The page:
Cash Farm Lease

Flexible Cash Farm Lease

ISU Extension Farm Management Specialist, Steve Johnson, discusses flexible cash farm leases with Successful Farming Business Editor, Dan Looker.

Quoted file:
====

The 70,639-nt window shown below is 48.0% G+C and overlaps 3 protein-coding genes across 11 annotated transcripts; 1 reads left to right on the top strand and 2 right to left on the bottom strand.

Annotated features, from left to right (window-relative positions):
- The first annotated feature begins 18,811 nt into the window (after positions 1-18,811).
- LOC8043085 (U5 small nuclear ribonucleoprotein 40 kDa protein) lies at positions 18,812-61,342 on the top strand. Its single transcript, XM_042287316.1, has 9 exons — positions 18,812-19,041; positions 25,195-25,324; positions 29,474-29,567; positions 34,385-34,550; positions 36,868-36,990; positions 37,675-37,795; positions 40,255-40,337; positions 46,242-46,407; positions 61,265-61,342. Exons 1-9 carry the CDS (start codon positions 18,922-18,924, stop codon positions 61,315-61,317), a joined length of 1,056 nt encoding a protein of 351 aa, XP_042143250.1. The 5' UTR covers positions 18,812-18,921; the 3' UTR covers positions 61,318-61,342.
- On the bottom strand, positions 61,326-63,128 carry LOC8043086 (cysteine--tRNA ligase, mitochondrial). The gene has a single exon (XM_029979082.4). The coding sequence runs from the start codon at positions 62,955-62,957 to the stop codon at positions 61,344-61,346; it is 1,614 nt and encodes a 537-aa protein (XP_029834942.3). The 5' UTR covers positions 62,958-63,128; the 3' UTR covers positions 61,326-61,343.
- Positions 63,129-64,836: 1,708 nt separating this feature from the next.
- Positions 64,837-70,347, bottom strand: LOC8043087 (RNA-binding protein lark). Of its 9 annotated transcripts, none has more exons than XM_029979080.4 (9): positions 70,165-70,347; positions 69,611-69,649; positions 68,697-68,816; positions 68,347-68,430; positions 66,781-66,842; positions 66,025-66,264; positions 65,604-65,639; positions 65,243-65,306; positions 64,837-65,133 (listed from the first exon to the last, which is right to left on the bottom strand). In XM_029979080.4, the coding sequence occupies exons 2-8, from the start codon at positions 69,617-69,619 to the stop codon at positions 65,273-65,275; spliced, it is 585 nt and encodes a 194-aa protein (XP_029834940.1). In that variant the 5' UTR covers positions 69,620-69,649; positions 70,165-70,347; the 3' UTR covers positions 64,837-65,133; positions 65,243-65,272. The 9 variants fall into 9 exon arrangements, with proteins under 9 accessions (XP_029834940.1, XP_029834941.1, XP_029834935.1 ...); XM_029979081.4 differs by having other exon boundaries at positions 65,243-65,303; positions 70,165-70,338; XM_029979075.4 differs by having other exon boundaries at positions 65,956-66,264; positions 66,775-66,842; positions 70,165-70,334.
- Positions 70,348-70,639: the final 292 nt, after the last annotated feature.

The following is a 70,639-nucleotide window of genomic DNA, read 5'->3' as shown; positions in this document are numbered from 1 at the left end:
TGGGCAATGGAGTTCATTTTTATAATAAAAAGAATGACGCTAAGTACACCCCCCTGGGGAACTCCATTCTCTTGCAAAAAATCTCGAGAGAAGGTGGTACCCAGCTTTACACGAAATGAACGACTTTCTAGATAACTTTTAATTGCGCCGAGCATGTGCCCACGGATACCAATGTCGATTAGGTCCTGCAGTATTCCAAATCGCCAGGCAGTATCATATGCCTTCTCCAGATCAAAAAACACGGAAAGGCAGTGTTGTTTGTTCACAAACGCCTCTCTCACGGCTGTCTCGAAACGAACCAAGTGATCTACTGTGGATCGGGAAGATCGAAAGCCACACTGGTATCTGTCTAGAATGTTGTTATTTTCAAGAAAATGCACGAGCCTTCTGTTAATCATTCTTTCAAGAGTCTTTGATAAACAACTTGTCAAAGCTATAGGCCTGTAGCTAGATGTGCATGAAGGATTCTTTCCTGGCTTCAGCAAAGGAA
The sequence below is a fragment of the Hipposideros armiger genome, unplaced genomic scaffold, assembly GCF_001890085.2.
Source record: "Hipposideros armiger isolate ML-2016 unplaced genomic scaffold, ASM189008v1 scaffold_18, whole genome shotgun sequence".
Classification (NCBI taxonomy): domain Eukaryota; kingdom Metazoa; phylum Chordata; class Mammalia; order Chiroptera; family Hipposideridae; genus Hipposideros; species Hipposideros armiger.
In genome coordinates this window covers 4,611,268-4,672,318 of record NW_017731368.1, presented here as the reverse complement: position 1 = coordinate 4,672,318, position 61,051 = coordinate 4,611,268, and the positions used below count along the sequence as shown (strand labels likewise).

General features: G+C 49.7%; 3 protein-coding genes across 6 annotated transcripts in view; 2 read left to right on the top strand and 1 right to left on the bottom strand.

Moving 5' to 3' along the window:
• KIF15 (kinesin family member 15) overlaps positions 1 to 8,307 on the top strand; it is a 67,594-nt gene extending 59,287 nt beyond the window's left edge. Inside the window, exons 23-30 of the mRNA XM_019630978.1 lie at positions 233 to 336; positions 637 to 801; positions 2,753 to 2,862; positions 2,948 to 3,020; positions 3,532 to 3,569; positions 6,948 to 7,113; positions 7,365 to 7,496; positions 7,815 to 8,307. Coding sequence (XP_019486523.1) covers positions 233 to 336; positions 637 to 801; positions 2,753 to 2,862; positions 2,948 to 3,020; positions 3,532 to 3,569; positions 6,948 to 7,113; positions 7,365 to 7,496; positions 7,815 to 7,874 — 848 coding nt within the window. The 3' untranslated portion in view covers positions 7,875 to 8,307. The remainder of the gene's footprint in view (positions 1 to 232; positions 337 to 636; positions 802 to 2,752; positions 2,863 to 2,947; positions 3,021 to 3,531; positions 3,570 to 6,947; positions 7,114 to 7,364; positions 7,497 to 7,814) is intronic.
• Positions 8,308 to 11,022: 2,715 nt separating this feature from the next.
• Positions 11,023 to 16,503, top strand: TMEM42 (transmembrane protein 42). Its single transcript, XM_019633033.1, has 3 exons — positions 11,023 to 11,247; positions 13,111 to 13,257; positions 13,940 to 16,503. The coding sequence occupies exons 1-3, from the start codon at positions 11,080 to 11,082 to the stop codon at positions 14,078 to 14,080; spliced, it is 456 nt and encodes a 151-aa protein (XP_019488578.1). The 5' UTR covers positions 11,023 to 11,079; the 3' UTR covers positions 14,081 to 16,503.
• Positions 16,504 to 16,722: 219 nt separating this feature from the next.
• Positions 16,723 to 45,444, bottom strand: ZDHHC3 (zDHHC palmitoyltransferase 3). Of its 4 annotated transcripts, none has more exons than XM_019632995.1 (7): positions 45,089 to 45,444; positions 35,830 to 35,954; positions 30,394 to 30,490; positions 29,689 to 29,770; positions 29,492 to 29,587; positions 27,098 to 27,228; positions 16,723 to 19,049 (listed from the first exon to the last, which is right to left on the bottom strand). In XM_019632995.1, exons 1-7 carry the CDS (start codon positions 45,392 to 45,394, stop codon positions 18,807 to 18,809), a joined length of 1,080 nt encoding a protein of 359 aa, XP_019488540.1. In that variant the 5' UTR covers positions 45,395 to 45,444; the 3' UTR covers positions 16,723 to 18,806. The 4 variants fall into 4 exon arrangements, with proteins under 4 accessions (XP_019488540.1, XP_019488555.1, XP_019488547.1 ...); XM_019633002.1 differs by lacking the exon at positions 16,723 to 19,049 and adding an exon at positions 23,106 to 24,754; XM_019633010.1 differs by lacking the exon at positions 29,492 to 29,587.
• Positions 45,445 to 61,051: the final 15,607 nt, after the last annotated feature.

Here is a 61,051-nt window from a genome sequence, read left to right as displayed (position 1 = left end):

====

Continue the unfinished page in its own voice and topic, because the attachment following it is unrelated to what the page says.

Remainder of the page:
-Hello. I'm Dan Looker, business editor with Successful-Farming Magazine. And with you today is Steven Johnson, Iowa State University Extension Farm Business Management specialist. And we're going to be talking about one of the most important input cost every farmer has which is the cost of their land, their cash rent or what for most people has cash rent these days. We'll be talking about ways that flex rent may help alleviate some of your risk for farmland cost. Steve, maybe we can go over some of the background on this-- of the land values, of course, have been skyrocketing in the last few years. -Sure. -And as I understand it, when you talk to landowners. They're very interested in getting a little better share of all of this-- -Sure. What you're gonna see in front of you is a line graph and on the left-hand side is the Iowa Average Land Values. And on the right-hand side is the average cash rental rate. Iowa State does their land value survey every November and releases them in December. And we do our cash rent survey in March and release in May. And I think what you begin to see especially since 2006 is cash rents I the state of Iowa are following land values higher. Now, we haven't done or land value survey for 12, but we know the average cash rent in the state as of 2012 is $252 per acre. That tends to be a fixed lease. And so, the idea that is truly a reflection of market values. We don't tell operators what to bid or we don't tell the landlords want to receive. But we do an extensive survey every March with over 1,400 respondents. Beginning in about 2006, we started taking a look at maybe something different than a fixed. We called it a flex release. And we drew the numbers from a couple of different places, but most importantly, we looked at cash rent. The average cash rent in the state as a percent of the gross crop income. In other words, yield x price. And with soybeans on the top and corn on the bottom, we found that from 2002 to 2006, the average, all right-- was roughly 49 percent of soybean gross crop income was reflected as a cash rental rate. And in for corn probably closer to 34 percent. But since 2006, we've seen land values explode. And so the landowner was getting more on the appreciation side and actually less on a cash rental side. -Right. And it has smaller share of that higher value of the land. -Yeah. So, that mean, it's actually dropped but the landlords benefiting from the appreciation. Now, somewhere a blend between if you would that mean of 35 percent of soybeans and 24 percent of corn is our bonus. So, what we've got to do is to establish a base rent and the bonus. What we're using in these Iowa flex leases is roughly 33 percent of the net is the bonus as a part of the flexible cash leases in Iowa are real time cash lease. It reflects the yields x the price of the farm. Now, we've got a case study farm that we've been following now and this is our 5th year. And in this example, we created $250 an acre based about roughly the average cash rent. -Okay. -And then we looked at what the total gross crop income minus the total expenses would be and we pay 33 percent as the bonus. So, what you're looking at in 2008, there would have been a nice bonus in addition to the base rent. So, the landlord of this farm was 50 percent and 50 percent beans would have received though roughly total payment that was $286 per acre. But in '09 and '10, there was no bonus. -Right. -Why? -The import cost really rose this year. -Good. The input cost rose. And what about the total gross crop income? -Well, it was down as well. -So it wasn't any higher so there was no bonus, right? -Right. -So, if we look at the performance of these flex leases, they're u sing the actual farm yields. They're using the cash price but rather than what the operator, tenant operator solve for. What would the average cash price have been for delivery in the month of October for that farm and then four pricing periods; January 16th, April 15th, July 15th and October 15th just a simple average, yield x price. More surprising is the large bonus was the 11 crop, not really surprising good yields especially where we're following this particular example farm-- -Right. And the prices still straight high. -And high prices last-- -Yup. -And so the fact is, is that these bonuses 33 percent of net are getting paid in years that those farms tend to have good yields in access to high prices, regardless of what the tenant operator sold for. Now, we're using Iowa State Cost of Production. So it's not even depending upon what that individual tenant has for record keeping. We can actually use some sort of a number that's drawn by the University in January. And then, I think it's important to look at how this likely contract would have performed in 2012, even with a 15 percent loss in average yield, but yet a higher price especially in July and October. This farm is gonna generate a likely bonus, a $250 an acre if you would based rent, likely split, half of that before planting and the other half after harvest. But after harvest, this particular tenant also knows their yields on that farm and they know the average price. It simply what they could have got if they would have delivered. Number 2, yellow corn, number 1 yellow soybeans to dry weight to their local coop. Yield x price is reflecting. I think we've got a lease that reflects a little more risk for the landlord and a little less risk for the tenant but a bonus on those years they have good yields and high prices. -Because the tenant isn't paying as much as he or she might otherwise with a straight cash lease. -Correct. -We were talking about this earlier Steve, the average there does not reflect in the crop insurance indemnity payments for this year. -Correct. -Right. -And in these leases, I believe that you had confusion when you throw crop insurance indemnity payments, and here's why. Most farmers insure by enterprise units and they combine their cornfields, all right-- together for crop insurance purposes. Their farm-level products-- -Right. -But their cornfields combined at the county level for that particular farmer. -Which could include a number of landlords. -That's right. So what happens when this farm has a loss but that tenant farmer doesn't collect because he has combined all those cornfields or all those bean fields into enterprise units? So, I'm exempting crop insurance payments and I'm exempting direct payments thinking there won't be direct payments in these in the near future. -Right. -So, the direct payment still goes to that particular operator who's at risk on the farm. So, it is still construed a cash lease according to FSA, so there's no shared government farm program benefits. The landlord doesn't have to sign up for the traditional farm program we've been calling to direct encounter cyclical program. If there's disaster payments, the disaster payments would go to that particular operator who's in risk on the farm. The landlords taking a little more risk, all right? They can adjust that base. There's nothing magic about 250. It happens to be the average cash rent that we see in 2012. But even in the year like 2012 with the drought and we have lower yields. The higher price that was available at the local coop especially in July and October offset those lower yields and even a bonus would likely be paid. And that bonus would be paid with the second half cash rent payments due likely in that December time frame. -Sounds good. So, basically, this is a way of possibly helping the farmer avoids some risk if by not having a quiet as high-- -I think it could be a win-win. I think, maybe the farmer has a lower base so the landlords takes more risk. But I have a lot of cash rent landlords that sure would like to see the yields on their farms. The farmers gonna show them the actual yields that they use to make the calculations. The yields are the ones they use for crop insurance purposes. It's the APH data that they collect annually. -Uh-huh. -So, suddenly, that landowners aware of what kind of production there is on that farm. I think it's a win-win. Both the landlord benefits even though they get on a lower base, they possibly get a bonus and see the yields on these farms, and they begin to understand the risk that, that tenant's taking-- -Right. -In a world of high cash rents. -Good enough. Well, thanks very much Steve. I hope this is something that will be helpful to more and more people. -Thanks Dan.